Friday, April 22, 2005

When you say one thing and mean your Mother

A funny definition of "Freudian slip" I've heard.

NPR has a piece about Freud's work since this is the anniversay of his book, and the influence of his nephew, Edward Bernays, apparently the father of modern PR. So all these terrible commercials are HIS fault!

I hear it this morning on the radio and I was taken by the statement of one of the researchers quoted.

Well I tried to listen to it but I couldn't hear enough of it here in the Op Center. I need to get some headphones.

Anyway one fellow who was researching Freud said that (this is a paraphrase) "It's not that people can't think, it's just that the stuff shovelled at us is aimed to avoid that." His use of the word "shovelled" was indicative I think. And on the surface this makes a whole lot of sense. The example they use is his (Bernays) work for a bacon manufacturer. He asked several doctors if they thought a quick light breakfast or a hearty one was better. The docs (of course) said hearty. So he morphed this into bacon being equated to hearty and making people feel safe. Very clever. Devious in fact.

But upon consideration it seems that this theory partakes in one of the things typifying American society, avoidance of responsibility. It seemed to say to me "it's not our fault we don't think", which annoys the hell out of me and makes me hate people even more.

And if the advertising aims below our cognition threshold so that we don't think about their products, won't that just encourage us not to think when we can avoid it? And the mind will atrophy just like any other unused muscle will. Being a society that takes the easy path, if you haven't used your brain to think and it's hard to now, you won't. You'll abbrogate your decision making power to someone else. And they won't be concerned about your welfare, only with their chief concern (money?).

Look at Bush's energy bill, which just passed the house. He loudly proclaims that it has environmental facets as well as facets to lower gas prices. However even a cursory examination will reveal that it has 12 billion dollars in tax breaks and incentives to energy companys. Coincidental? I doubt it since he comes from a "texas oilman" business background. No doubt he has friends who helped his campaign in the oil business. Lining the pockets of his cronies? That sounds familiar, might I have come to that conclusion based on other things he did?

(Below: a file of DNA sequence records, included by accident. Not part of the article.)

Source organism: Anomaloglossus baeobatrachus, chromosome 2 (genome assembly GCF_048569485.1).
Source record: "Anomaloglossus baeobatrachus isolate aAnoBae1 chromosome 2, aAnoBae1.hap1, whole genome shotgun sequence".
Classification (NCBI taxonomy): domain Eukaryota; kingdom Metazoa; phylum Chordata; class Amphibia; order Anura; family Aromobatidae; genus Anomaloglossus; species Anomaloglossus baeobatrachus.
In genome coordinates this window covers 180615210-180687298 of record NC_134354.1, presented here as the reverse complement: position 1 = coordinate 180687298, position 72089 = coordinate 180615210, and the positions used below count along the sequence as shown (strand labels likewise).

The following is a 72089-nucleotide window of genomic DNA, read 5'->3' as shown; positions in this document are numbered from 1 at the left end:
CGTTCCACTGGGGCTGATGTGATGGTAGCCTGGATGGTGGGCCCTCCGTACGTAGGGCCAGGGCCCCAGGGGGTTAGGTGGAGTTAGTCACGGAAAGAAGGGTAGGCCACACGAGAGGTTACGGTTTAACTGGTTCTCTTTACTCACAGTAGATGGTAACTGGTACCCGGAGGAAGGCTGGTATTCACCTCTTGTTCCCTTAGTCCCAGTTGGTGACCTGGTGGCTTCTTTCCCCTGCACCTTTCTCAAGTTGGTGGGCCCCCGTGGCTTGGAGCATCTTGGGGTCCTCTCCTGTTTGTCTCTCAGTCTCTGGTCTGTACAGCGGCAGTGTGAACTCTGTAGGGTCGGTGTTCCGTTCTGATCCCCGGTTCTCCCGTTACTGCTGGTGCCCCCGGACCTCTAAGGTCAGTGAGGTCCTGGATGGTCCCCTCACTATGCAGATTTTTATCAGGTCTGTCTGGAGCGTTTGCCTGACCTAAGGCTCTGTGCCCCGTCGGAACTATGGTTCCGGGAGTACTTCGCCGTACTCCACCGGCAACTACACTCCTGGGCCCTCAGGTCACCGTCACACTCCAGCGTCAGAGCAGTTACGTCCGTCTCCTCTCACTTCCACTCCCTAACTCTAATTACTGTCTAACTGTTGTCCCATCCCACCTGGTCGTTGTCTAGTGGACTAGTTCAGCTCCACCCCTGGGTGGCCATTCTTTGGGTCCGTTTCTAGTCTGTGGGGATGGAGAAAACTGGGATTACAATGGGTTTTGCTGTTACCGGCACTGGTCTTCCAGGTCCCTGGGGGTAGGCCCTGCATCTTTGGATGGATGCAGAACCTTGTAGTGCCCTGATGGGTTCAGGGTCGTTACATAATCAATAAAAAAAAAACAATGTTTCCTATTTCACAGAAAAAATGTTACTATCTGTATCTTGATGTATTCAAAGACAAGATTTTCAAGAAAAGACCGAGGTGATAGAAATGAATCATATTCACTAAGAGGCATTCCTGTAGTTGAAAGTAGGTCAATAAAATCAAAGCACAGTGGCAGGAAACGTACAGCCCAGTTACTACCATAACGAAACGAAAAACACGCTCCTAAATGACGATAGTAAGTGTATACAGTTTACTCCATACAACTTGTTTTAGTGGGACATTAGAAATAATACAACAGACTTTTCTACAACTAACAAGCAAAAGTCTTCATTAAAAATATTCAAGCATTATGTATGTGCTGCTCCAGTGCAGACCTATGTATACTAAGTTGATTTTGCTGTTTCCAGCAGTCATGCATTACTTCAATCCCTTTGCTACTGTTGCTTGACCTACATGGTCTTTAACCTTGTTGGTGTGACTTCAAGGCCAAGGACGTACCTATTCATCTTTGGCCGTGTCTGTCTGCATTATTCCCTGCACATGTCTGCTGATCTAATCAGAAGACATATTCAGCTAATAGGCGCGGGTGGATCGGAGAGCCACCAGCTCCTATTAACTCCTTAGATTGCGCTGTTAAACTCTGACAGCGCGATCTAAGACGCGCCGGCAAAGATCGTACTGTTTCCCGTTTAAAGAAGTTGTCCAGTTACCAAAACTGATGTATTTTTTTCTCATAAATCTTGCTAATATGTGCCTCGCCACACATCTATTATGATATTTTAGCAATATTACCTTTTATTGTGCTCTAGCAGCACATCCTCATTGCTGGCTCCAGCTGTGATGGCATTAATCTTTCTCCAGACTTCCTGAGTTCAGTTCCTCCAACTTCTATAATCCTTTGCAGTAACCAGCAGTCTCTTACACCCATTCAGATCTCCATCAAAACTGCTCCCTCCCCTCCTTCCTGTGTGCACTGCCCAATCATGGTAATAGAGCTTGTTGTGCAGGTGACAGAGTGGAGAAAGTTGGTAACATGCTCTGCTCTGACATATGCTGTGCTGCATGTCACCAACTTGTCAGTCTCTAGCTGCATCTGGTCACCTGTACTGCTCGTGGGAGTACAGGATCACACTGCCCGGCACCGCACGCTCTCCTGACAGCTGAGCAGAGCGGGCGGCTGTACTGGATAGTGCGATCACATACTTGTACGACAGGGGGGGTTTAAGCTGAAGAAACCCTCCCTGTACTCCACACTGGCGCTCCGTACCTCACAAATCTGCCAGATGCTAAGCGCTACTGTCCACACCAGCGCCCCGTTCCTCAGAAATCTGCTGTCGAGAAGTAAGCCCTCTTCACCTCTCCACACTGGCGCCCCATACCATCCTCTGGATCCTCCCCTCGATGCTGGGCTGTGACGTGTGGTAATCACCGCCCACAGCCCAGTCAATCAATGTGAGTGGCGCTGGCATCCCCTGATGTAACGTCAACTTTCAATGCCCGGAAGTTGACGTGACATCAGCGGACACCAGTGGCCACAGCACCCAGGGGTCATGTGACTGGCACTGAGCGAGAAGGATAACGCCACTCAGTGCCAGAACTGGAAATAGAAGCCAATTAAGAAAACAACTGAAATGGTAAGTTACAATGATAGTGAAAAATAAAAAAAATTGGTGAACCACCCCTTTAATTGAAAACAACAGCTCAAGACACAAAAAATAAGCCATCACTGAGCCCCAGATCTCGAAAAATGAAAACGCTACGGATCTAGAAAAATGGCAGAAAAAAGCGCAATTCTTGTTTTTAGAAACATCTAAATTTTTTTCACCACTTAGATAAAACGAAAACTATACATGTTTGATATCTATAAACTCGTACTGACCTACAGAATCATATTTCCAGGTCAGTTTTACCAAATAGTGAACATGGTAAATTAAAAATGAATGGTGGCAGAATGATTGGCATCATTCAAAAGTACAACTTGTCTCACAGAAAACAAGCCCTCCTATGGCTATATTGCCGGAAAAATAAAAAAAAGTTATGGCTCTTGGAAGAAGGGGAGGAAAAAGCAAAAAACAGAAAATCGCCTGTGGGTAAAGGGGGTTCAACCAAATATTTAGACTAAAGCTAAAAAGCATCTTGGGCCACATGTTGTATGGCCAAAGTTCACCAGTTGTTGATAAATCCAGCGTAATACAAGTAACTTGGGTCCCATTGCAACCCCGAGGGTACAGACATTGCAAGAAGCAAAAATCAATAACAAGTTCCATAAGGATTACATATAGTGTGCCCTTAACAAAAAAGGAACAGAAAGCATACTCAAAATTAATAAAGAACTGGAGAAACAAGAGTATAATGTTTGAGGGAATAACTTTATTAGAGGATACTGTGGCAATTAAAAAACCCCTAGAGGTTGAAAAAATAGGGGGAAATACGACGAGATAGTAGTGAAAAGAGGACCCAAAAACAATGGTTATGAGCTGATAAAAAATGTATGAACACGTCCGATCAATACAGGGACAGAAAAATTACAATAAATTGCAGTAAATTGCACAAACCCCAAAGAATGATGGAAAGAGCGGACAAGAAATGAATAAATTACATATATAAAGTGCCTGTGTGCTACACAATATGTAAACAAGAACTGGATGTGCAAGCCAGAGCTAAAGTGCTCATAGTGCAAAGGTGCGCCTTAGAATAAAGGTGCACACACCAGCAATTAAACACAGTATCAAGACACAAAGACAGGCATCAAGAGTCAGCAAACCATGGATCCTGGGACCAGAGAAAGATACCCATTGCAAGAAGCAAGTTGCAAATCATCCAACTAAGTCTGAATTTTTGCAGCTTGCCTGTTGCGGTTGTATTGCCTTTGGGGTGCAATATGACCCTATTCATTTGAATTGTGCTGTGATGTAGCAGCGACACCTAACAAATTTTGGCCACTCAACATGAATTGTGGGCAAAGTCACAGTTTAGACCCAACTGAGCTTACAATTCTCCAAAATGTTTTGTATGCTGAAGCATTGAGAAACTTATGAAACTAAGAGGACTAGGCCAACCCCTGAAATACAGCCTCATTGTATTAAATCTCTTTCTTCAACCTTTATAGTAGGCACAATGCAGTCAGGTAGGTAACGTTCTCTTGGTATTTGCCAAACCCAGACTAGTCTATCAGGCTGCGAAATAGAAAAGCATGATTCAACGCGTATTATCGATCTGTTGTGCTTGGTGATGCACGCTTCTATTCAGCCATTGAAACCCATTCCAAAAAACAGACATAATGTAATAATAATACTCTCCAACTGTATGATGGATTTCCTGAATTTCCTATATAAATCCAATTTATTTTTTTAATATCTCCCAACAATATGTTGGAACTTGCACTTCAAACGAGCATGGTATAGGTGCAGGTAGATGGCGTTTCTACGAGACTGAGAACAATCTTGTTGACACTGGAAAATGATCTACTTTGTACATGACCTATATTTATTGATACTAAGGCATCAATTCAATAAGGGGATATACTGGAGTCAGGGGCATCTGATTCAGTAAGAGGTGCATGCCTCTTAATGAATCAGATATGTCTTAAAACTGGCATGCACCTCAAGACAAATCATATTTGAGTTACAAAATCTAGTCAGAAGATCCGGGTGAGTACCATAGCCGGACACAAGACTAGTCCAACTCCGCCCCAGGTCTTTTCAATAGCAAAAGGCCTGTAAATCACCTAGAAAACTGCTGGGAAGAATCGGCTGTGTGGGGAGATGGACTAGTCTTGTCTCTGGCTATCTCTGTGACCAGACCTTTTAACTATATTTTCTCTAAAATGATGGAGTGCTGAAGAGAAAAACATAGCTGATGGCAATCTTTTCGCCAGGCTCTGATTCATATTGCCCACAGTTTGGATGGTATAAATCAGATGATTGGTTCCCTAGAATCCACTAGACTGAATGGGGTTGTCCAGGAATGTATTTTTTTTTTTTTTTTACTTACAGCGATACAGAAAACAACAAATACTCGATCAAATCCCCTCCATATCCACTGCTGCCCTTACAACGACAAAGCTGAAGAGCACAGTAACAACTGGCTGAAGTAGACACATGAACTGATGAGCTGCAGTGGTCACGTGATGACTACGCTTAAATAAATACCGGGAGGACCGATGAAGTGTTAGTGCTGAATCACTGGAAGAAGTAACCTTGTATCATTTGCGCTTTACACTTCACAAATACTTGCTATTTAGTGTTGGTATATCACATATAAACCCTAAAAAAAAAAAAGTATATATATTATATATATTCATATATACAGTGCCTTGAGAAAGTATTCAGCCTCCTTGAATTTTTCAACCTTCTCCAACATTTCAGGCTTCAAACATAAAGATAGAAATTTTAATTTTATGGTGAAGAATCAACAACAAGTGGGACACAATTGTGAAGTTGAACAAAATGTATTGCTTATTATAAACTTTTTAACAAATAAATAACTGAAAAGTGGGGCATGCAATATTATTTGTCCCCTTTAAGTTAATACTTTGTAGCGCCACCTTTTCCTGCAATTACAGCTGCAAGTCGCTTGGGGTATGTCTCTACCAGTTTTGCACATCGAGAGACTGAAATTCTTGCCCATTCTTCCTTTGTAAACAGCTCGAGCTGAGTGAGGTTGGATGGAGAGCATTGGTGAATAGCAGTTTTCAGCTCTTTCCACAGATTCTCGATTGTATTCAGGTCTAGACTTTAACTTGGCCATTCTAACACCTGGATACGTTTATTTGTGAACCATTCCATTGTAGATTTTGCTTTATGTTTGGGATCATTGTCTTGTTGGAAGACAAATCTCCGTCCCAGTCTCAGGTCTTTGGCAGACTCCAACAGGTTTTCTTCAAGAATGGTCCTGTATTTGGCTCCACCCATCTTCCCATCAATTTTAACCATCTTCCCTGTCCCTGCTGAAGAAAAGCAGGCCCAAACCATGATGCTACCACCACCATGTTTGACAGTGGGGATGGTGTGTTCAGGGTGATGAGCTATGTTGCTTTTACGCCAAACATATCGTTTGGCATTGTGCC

The bill supposedly has environmental facets but everything I see says they're too soft and shield gas additive manufacturers from lawsuits over poisoning the water supply. While making gas burn cleaner is a good goal, destroying the water table to do it seems counterproductive to me.

Opening the Alaskan Wilderness Refuge to oil exploration will meet more of our oil needs domestically and reduce our dependance on foreign oil. Possibly. However I venture to say that oil drilling in national wildlife areas will definately harm them, perhaps irrevocibly. And will more oil reduce gas prices? Not within the next few years since it will take time to find it, set up drilling, get the oil to refineries and get the gas into the distribution network. And if last month's lack of reduction in gas prices when oil prices fell by the oil companies is any indication what it will mean is more profits for them. Again, a goal of the President.

The House Minority Leader (a democrat from California) called the bill "anti-consumer, anti-taxpayer and anti-environment." Which fits right into my perception of the President's position on most matters. She also said it was "clearly designed to help energy companies make more money, not help the American people save money."

Well enough politics. All it does is validate my opinion and it seems, now that I've typed all this up, as me just saying "told you so". Which doesn't help anything much.


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